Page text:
Show me an RV that doesn’t have bugs on the front and I’ll show you a rig that is operating in cold weather or hasn’t been anywhere recently. I try to clean the bug-guts off the front of my motorhome whenever we stop long enough to allow me to do it. Most of the time I try to keep them off the windshield, but it's a constant battle. If you're anything like me, you pull into a fueling stop and use one of those long handled window washers to clean the bugs off your windshield. After you’ve paid the bill and climb back into the cockpit you admire the nice clean window, taking note that you left a streak near the mirror on the passenger side. Nevertheless, you pull onto the highway with a good feeling knowing you can see out the window again. Then it happens, the first bug strikes the glass and you think to yourself, “Oh man, I just cleaned this and that stinking bug ruined it!” Next a dragonfly gets stuck in your windshield wiper, wings flapping away, an annoying reminder the window was once clean. Next you hit an entire colony of bees as they cross the road loaded with pollen. The sound is maddening as hundreds of these little creatures thump and splat onto the front of your coach. Come on now, you know what I’m talking about here. It's the dark side of RVing. The Professor has come up with a remedy for this unpleasant drama that plays out every time you travel. Instead of cursing the bugs embrace them. That’s right, look at it as a new game. Try to identify the kind of bug it was that just gave up it’s life to paint itself in unique designs on your windshield. To help you make this mental adjustment, I’ve assembled a postmortem bug identification quiz below. Try to determine what kind of bugs these are - the answers appear at the bottom:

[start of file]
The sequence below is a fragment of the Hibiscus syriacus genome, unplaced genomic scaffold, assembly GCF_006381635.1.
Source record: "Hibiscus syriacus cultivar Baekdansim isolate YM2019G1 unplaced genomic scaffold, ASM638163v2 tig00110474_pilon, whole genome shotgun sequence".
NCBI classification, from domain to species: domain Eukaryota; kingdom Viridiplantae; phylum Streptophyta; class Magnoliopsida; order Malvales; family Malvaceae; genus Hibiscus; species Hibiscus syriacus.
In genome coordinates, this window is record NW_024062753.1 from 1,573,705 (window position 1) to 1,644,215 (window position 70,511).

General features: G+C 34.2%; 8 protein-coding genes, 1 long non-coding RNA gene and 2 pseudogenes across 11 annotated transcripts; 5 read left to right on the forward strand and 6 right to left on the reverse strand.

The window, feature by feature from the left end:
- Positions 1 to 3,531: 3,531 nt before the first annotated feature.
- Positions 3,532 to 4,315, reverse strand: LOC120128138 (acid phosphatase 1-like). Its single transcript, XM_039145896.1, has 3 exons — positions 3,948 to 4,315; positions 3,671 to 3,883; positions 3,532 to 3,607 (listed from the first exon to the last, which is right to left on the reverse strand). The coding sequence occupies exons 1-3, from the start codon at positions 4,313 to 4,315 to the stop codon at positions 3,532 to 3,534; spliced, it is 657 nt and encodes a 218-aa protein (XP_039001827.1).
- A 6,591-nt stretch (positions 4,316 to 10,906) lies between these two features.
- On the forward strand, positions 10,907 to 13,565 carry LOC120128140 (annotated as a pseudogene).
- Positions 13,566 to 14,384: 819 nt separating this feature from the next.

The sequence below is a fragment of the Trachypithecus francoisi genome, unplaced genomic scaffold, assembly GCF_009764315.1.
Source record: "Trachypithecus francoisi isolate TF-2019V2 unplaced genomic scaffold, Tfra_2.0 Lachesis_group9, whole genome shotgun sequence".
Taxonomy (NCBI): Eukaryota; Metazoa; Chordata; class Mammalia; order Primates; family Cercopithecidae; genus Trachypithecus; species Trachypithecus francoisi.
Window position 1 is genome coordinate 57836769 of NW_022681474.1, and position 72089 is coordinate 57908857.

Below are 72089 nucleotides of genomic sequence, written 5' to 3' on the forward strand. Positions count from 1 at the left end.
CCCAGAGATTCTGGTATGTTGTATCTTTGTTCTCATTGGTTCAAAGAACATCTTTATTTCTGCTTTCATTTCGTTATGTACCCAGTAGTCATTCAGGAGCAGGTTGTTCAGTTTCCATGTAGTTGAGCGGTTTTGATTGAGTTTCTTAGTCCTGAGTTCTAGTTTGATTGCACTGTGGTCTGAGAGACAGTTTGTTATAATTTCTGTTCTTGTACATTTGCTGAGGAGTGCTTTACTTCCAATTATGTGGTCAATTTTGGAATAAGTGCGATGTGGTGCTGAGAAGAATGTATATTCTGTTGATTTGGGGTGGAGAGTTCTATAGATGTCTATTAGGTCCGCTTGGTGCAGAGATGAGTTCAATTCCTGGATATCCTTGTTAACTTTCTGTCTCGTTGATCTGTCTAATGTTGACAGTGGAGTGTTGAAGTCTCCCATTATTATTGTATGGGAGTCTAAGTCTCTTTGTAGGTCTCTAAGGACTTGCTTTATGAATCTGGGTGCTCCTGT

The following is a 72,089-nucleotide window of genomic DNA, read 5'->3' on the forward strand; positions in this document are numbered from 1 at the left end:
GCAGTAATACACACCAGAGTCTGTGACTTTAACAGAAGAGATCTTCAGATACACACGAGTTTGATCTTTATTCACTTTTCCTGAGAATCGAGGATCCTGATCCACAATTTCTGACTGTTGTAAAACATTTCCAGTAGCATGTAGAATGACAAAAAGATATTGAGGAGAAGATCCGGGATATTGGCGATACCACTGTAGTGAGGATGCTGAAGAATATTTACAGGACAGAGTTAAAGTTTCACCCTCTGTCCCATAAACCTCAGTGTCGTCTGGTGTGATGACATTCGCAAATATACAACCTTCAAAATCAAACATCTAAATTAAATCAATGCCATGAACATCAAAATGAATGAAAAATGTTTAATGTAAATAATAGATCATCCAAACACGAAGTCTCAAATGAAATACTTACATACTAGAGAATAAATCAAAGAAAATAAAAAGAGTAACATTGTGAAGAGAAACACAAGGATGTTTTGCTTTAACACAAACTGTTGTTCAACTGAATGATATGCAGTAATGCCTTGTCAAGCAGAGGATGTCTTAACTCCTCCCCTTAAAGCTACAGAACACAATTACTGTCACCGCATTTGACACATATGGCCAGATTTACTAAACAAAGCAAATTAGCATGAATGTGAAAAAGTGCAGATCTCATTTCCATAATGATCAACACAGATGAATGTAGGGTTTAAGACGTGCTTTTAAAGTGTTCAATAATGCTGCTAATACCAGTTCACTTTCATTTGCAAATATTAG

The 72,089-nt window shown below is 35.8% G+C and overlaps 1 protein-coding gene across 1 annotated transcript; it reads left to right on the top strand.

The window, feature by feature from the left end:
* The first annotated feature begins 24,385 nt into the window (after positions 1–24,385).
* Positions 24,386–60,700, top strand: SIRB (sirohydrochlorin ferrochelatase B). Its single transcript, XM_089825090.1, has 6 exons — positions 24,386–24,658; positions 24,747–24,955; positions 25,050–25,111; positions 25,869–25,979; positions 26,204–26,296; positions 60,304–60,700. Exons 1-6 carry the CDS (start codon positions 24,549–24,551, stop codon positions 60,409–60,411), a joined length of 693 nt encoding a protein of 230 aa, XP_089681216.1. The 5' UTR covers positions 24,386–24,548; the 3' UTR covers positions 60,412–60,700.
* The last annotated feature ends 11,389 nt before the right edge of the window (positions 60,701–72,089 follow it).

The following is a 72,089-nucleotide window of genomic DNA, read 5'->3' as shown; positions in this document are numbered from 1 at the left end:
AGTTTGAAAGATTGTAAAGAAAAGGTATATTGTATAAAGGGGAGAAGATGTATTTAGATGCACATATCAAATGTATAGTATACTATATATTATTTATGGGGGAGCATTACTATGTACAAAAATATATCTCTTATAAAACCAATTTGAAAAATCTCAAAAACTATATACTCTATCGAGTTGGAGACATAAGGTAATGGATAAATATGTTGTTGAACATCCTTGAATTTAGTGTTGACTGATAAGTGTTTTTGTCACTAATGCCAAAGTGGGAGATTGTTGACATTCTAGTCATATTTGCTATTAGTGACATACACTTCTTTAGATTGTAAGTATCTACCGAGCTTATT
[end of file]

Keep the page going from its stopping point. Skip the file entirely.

Answers: 1. Oreo Beetle 2. Common Honey Bee 3. Dragonfly
If you got one out of three correct, you're semi-rational and still have a sense of humor. If you scored two out of three you've been on the road too long and need a day off. If you guessed three out of three, you shouldn't drive again until your Doctor says it's OK.
Keep smiling - Jim Twamley, Professor of RVing
Labels: RV Psychology